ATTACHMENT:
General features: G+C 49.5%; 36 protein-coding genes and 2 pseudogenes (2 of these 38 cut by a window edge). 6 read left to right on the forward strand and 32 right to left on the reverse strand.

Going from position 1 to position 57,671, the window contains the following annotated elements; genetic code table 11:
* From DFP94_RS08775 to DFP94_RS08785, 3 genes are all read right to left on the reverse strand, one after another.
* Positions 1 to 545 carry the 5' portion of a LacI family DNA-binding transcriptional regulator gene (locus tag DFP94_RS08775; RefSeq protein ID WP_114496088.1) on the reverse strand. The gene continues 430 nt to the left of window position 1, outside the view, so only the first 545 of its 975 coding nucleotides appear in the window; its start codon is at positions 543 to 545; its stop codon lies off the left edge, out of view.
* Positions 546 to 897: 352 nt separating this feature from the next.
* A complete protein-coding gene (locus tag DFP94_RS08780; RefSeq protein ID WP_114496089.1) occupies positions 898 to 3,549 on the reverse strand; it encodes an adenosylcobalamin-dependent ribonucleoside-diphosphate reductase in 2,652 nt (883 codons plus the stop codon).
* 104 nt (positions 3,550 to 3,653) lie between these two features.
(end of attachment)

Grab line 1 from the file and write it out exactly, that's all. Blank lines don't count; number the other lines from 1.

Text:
General features: G+C 49.5%; 36 protein-coding genes and 2 pseudogenes (2 of these 38 cut by a window edge). 6 read left to right on the forward strand and 32 right to left on the reverse strand.